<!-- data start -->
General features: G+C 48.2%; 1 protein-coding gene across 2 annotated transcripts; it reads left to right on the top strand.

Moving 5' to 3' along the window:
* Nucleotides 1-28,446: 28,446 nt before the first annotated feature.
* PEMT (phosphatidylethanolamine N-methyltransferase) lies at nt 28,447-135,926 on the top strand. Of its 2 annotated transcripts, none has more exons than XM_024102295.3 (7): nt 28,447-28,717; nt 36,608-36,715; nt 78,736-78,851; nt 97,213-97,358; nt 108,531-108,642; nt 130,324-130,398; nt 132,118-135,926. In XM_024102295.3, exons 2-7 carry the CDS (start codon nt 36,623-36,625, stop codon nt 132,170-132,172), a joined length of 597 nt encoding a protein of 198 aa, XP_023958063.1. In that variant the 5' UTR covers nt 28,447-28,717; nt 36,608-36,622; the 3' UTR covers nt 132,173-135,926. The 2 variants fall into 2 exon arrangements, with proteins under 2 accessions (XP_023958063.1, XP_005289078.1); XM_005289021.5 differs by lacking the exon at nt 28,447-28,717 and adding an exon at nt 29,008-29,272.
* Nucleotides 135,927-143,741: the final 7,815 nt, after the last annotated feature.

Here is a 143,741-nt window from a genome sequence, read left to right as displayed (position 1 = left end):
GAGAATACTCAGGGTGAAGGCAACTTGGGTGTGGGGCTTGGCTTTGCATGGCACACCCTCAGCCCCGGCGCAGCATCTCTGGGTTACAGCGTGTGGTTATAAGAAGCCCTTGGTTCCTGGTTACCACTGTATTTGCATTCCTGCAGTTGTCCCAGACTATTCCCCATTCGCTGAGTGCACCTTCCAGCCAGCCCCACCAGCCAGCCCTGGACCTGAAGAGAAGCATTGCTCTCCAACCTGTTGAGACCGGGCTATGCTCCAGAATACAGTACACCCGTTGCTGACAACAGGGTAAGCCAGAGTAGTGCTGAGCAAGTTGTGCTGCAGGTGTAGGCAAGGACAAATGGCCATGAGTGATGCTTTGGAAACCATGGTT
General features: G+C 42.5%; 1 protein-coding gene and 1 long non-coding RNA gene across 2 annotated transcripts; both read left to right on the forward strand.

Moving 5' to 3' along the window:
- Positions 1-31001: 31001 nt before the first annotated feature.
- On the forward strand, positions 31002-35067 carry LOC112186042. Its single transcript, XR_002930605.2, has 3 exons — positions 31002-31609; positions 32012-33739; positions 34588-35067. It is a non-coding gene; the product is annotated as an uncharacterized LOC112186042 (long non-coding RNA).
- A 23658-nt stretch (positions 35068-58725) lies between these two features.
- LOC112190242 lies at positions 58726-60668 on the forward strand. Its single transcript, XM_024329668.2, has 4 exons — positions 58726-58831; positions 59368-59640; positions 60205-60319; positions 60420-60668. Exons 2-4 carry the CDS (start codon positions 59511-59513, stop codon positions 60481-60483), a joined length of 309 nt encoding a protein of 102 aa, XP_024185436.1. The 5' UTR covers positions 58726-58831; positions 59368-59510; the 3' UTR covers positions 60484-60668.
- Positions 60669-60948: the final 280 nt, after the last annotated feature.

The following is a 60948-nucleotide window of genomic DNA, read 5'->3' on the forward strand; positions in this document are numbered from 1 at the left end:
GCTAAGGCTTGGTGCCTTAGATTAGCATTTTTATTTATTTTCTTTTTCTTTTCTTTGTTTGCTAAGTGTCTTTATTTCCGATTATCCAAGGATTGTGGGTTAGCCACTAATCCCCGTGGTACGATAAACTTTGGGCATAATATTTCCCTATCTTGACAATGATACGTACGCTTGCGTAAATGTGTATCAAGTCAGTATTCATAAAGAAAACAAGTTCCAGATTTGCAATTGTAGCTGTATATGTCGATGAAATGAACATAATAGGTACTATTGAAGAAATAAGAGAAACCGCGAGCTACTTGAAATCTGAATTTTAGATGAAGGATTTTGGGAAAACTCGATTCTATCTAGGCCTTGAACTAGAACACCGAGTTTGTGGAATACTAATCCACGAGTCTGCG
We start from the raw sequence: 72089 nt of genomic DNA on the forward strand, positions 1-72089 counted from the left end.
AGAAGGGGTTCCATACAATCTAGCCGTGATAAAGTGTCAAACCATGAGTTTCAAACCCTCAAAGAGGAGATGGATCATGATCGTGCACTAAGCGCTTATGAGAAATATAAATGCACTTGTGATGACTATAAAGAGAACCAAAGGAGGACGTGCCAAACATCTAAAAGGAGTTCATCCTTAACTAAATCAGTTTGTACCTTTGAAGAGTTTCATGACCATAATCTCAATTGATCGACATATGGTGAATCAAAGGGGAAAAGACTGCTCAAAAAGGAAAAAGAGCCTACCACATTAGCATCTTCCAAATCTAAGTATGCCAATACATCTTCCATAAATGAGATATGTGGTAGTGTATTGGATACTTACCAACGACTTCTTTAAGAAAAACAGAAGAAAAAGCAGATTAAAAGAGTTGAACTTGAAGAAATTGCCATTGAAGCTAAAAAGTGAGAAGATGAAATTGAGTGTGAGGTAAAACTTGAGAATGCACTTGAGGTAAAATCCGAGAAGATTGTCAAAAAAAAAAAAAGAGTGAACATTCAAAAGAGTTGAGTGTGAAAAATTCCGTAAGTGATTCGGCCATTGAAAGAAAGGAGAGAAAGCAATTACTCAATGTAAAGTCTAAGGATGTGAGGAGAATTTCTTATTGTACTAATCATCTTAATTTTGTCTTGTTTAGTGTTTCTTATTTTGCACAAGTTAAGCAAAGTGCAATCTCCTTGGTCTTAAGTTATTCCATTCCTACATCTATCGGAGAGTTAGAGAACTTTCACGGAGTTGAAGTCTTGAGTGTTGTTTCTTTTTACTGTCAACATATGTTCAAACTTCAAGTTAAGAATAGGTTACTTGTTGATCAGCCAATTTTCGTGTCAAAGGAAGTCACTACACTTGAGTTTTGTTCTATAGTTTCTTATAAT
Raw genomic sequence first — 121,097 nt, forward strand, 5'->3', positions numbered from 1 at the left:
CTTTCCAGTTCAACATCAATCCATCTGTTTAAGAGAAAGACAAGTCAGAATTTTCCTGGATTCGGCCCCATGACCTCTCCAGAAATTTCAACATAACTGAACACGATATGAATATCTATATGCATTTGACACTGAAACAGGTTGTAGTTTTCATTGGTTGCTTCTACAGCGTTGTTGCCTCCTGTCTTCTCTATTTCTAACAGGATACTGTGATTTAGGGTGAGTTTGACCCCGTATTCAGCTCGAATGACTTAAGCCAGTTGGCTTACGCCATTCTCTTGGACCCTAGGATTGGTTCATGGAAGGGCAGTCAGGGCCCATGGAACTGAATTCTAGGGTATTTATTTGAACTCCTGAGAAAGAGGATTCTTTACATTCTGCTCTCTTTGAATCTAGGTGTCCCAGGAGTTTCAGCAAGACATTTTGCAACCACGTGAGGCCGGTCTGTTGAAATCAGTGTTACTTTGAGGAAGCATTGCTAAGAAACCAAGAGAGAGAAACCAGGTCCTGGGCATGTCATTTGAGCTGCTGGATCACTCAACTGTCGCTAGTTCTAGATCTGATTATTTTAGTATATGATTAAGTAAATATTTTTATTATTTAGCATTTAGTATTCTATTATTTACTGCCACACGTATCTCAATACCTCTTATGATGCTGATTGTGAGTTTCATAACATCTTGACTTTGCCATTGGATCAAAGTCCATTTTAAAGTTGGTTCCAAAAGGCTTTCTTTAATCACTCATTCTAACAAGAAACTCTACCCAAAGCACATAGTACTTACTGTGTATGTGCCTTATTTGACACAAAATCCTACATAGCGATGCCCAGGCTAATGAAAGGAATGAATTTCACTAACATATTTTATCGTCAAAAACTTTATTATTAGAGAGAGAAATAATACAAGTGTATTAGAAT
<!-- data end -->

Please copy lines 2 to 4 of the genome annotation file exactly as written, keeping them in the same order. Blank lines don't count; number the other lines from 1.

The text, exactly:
Moving 5' to 3' along the window:
* Nucleotides 1-28,446: 28,446 nt before the first annotated feature.
* PEMT (phosphatidylethanolamine N-methyltransferase) lies at nt 28,447-135,926 on the top strand. Of its 2 annotated transcripts, none has more exons than XM_024102295.3 (7): nt 28,447-28,717; nt 36,608-36,715; nt 78,736-78,851; nt 97,213-97,358; nt 108,531-108,642; nt 130,324-130,398; nt 132,118-135,926. In XM_024102295.3, exons 2-7 carry the CDS (start codon nt 36,623-36,625, stop codon nt 132,170-132,172), a joined length of 597 nt encoding a protein of 198 aa, XP_023958063.1. In that variant the 5' UTR covers nt 28,447-28,717; nt 36,608-36,622; the 3' UTR covers nt 132,173-135,926. The 2 variants fall into 2 exon arrangements, with proteins under 2 accessions (XP_023958063.1, XP_005289078.1); XM_005289021.5 differs by lacking the exon at nt 28,447-28,717 and adding an exon at nt 29,008-29,272.